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Experts aim to stop frog-killing fungus

122 species extinct from fatal disease

A tree frog perches on the hand of a biologist  at the National Zoo in Washington, on Monday.  (Associated Press / The Spokesman-Review)
A tree frog perches on the hand of a biologist at the National Zoo in Washington, on Monday. (Associated Press / The Spokesman-Review)
Brett Zongker Associated Press

WASHINGTON – Zoos in the U.S., Panama and Mexico are deploying researchers in Central America to develop new ways to fight a fungus blamed for wiping out dozens of frog and amphibian species as part of a project announced Monday.

The Smithsonian Institution is leading six other zoos and institutes in the Amphibian Rescue and Conservation Project, which aims to raise $1.5 million to fight the fast-spreading chytrid fungus.

Their protection efforts will focus on a small slice of Panama that is the only area in Central America that appears to be untouched by the disease, said Dr. Karen Lips, a University of Maryland researcher. Lips said it’s only a matter of time, though, before even that area is hit with the fungus – perhaps five years.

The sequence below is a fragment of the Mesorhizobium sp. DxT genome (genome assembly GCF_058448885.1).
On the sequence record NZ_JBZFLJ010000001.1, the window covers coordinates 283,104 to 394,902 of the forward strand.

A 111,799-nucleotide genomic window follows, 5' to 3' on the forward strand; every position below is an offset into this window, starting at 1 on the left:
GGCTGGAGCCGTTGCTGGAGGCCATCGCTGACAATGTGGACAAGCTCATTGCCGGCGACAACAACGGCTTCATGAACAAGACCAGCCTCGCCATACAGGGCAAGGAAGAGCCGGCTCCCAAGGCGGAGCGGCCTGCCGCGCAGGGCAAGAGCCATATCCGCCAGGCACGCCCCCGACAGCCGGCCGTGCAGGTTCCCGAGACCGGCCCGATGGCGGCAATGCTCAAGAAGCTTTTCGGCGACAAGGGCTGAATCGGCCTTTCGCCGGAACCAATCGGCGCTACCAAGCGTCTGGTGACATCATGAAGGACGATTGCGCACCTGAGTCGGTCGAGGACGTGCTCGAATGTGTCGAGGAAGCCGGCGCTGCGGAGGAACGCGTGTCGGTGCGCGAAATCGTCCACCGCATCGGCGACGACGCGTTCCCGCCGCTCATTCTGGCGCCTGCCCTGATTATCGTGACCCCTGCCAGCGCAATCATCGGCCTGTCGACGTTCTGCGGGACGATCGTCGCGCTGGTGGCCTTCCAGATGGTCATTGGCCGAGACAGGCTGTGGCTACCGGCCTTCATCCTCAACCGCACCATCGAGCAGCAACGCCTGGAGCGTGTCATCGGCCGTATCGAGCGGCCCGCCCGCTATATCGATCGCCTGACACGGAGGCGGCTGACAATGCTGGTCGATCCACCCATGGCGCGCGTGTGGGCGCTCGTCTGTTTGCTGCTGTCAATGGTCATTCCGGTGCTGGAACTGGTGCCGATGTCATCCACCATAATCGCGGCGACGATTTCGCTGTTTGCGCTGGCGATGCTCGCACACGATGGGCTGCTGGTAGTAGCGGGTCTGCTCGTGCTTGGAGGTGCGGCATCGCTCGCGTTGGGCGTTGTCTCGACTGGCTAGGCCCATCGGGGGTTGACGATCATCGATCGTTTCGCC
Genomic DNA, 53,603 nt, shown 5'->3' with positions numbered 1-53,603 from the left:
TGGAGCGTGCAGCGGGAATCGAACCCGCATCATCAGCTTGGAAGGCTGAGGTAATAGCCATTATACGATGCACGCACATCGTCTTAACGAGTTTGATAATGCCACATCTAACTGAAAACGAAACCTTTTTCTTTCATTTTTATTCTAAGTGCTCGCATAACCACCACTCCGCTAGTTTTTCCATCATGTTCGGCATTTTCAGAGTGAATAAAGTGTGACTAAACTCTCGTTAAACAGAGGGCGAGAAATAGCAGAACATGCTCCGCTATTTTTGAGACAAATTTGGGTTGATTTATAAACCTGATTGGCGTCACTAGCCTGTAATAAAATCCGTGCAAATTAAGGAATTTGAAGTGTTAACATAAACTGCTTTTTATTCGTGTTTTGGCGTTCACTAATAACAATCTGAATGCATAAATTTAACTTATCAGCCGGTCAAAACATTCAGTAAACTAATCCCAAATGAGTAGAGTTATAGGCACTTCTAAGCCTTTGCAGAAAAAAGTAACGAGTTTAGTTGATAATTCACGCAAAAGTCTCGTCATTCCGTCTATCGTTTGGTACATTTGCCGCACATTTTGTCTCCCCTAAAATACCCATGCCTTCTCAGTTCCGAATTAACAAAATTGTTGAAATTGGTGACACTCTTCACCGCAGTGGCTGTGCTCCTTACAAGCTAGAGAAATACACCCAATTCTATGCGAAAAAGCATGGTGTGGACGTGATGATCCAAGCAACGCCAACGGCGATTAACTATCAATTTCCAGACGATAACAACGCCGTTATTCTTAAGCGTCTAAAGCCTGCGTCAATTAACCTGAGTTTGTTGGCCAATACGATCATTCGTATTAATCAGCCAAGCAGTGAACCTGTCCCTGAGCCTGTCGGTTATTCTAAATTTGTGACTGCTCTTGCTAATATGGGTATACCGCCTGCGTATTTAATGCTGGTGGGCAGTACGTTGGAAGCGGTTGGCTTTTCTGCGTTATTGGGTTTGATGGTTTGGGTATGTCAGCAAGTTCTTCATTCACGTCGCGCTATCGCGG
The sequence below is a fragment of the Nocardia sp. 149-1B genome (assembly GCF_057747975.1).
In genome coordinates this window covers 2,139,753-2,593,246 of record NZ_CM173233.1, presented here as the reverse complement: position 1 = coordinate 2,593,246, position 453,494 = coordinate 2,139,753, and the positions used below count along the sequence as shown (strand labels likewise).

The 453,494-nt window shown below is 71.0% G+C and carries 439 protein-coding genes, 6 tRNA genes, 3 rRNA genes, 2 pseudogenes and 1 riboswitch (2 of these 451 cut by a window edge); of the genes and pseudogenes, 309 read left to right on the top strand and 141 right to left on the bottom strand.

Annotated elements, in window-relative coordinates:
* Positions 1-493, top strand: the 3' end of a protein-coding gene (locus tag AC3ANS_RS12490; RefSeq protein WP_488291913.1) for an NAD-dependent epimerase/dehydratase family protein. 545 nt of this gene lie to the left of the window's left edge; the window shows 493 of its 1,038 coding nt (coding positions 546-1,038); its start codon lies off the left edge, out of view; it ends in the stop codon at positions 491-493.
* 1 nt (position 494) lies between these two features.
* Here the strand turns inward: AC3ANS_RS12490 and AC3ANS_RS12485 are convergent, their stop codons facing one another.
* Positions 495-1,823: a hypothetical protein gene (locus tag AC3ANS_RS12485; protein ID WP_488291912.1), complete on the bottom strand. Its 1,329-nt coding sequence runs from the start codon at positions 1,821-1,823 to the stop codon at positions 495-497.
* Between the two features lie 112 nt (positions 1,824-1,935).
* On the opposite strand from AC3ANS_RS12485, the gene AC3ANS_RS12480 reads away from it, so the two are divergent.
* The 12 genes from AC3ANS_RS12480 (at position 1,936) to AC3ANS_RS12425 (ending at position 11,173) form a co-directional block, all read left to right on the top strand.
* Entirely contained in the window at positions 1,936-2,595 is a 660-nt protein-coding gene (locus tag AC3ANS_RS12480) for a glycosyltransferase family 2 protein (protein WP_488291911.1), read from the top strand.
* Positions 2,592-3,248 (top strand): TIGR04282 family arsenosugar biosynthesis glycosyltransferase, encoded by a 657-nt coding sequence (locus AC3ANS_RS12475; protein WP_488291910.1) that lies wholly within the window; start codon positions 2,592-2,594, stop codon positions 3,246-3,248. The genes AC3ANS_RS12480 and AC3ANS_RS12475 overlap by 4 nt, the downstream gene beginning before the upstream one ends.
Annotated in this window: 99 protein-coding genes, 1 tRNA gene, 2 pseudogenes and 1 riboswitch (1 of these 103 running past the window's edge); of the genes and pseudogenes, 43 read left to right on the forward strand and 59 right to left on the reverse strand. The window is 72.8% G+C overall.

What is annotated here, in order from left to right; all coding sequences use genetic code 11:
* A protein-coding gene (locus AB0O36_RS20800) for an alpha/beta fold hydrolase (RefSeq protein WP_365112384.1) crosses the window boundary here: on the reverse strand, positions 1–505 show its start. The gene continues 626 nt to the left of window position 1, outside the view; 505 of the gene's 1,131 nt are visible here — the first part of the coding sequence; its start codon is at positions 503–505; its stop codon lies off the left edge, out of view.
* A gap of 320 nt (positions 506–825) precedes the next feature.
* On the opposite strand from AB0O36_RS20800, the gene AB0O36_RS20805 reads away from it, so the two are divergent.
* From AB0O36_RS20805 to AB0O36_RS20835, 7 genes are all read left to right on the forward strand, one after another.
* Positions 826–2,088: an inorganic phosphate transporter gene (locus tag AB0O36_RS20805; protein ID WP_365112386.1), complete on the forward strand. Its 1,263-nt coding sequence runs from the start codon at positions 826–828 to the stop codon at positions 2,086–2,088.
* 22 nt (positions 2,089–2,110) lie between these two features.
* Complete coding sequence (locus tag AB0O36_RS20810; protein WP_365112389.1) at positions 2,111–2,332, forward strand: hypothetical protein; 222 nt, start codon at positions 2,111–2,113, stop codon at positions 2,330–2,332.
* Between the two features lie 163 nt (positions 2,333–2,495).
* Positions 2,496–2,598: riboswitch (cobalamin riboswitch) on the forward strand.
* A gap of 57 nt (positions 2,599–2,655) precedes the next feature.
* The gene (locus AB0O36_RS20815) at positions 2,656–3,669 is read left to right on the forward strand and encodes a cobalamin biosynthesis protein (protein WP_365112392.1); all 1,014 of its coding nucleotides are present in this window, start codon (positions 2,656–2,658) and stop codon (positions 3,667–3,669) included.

The speed at which the fungus has spread is “absolutely incredible,” she said. “It’s probably much worse than we even appreciate.”

Scientists say the chytrid fungus threatens to wipe out a vast number of the approximately 6,000 known amphibian species and is spreading quickly. Already, 122 amphibian species are believed to have gone extinct in the last 30 years, primarily because of the fungus, conservationists say.

“We’re looking at losing half of all amphibians in our lifetime,” said Brian Gratwicke, the Smithsonian’s lead scientist on the project.

The fungus has been found in 87 countries, including the United States.

Scientists involved in the project will work on implementing recently published research from James Madison University in Virginia that shows bacteria in frogs’ skin can be used to fight the fungal infection.

Frogs bathed in a mixture containing the bacteria and then exposed to the fungus had a 100 percent survival rate in the study published in the International Society for Microbial Ecology Journal, said Professor Reid Harris. The survival rate was low for another set of frogs that didn’t get the bath.

Applications for the research could include a spray to help build frogs’ resistance to the fungus or benign, fungus-fighting bacteria strong enough to pass from one frog to another.

“It’s a very exciting discovery,” Gratwicke said. “It’s really the only thing we’ve got going.”

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